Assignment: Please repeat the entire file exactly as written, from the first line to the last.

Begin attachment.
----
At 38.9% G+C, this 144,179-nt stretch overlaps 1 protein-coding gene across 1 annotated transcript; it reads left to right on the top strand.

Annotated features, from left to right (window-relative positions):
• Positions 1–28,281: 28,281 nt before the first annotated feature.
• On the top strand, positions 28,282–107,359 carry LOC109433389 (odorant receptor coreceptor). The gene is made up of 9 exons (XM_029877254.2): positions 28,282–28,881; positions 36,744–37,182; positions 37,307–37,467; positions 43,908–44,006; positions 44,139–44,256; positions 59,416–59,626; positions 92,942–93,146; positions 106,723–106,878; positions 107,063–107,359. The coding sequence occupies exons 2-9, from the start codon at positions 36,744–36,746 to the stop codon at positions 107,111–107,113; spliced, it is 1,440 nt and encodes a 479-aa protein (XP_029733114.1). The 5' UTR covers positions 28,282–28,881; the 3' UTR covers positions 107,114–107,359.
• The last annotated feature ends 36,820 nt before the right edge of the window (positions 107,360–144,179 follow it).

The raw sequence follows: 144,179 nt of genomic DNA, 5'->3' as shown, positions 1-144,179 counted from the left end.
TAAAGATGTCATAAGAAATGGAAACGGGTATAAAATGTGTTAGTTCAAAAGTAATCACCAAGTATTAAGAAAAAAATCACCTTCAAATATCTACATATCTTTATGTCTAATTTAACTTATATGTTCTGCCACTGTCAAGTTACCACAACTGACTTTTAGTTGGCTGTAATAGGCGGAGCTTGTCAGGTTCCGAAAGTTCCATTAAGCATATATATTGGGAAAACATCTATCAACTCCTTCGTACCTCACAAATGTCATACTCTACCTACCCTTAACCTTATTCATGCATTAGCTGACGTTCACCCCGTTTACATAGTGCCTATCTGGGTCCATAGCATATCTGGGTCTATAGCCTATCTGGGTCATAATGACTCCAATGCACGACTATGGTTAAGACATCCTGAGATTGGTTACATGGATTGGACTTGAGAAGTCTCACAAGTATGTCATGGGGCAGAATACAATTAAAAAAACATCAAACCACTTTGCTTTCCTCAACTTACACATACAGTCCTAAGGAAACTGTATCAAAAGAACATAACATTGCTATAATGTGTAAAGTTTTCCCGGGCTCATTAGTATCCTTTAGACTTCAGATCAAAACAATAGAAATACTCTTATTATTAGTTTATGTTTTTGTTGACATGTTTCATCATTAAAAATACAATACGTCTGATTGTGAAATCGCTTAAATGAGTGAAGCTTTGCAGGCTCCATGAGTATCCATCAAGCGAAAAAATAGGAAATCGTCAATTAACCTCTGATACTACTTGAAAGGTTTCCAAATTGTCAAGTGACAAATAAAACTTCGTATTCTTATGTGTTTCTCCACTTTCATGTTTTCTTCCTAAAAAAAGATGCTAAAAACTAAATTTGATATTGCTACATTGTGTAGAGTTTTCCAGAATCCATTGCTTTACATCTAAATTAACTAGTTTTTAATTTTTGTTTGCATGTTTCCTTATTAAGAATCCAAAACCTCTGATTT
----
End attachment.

At 38.9% G+C, this 144,179-nt stretch overlaps 1 protein-coding gene across 1 annotated transcript; it reads left to right on the top strand.

Annotated features, from left to right (window-relative positions):
• Positions 1–28,281: 28,281 nt before the first annotated feature.
• On the top strand, positions 28,282–107,359 carry LOC109433389 (odorant receptor coreceptor). The gene is made up of 9 exons (XM_029877254.2): positions 28,282–28,881; positions 36,744–37,182; positions 37,307–37,467; positions 43,908–44,006; positions 44,139–44,256; positions 59,416–59,626; positions 92,942–93,146; positions 106,723–106,878; positions 107,063–107,359. The coding sequence occupies exons 2-9, from the start codon at positions 36,744–36,746 to the stop codon at positions 107,111–107,113; spliced, it is 1,440 nt and encodes a 479-aa protein (XP_029733114.1). The 5' UTR covers positions 28,282–28,881; the 3' UTR covers positions 107,114–107,359.
• The last annotated feature ends 36,820 nt before the right edge of the window (positions 107,360–144,179 follow it).

The raw sequence follows: 144,179 nt of genomic DNA, 5'->3' as shown, positions 1-144,179 counted from the left end.
TAAAGATGTCATAAGAAATGGAAACGGGTATAAAATGTGTTAGTTCAAAAGTAATCACCAAGTATTAAGAAAAAAATCACCTTCAAATATCTACATATCTTTATGTCTAATTTAACTTATATGTTCTGCCACTGTCAAGTTACCACAACTGACTTTTAGTTGGCTGTAATAGGCGGAGCTTGTCAGGTTCCGAAAGTTCCATTAAGCATATATATTGGGAAAACATCTATCAACTCCTTCGTACCTCACAAATGTCATACTCTACCTACCCTTAACCTTATTCATGCATTAGCTGACGTTCACCCCGTTTACATAGTGCCTATCTGGGTCCATAGCATATCTGGGTCTATAGCCTATCTGGGTCATAATGACTCCAATGCACGACTATGGTTAAGACATCCTGAGATTGGTTACATGGATTGGACTTGAGAAGTCTCACAAGTATGTCATGGGGCAGAATACAATTAAAAAAACATCAAACCACTTTGCTTTCCTCAACTTACACATACAGTCCTAAGGAAACTGTATCAAAAGAACATAACATTGCTATAATGTGTAAAGTTTTCCCGGGCTCATTAGTATCCTTTAGACTTCAGATCAAAACAATAGAAATACTCTTATTATTAGTTTATGTTTTTGTTGACATGTTTCATCATTAAAAATACAATACGTCTGATTGTGAAATCGCTTAAATGAGTGAAGCTTTGCAGGCTCCATGAGTATCCATCAAGCGAAAAAATAGGAAATCGTCAATTAACCTCTGATACTACTTGAAAGGTTTCCAAATTGTCAAGTGACAAATAAAACTTCGTATTCTTATGTGTTTCTCCACTTTCATGTTTTCTTCCTAAAAAAAGATGCTAAAAACTAAATTTGATATTGCTACATTGTGTAGAGTTTTCCAGAATCCATTGCTTTACATCTAAATTAACTAGTTTTTAATTTTTGTTTGCATGTTTCCTTATTAAGAATCCAAAACCTCTGATTT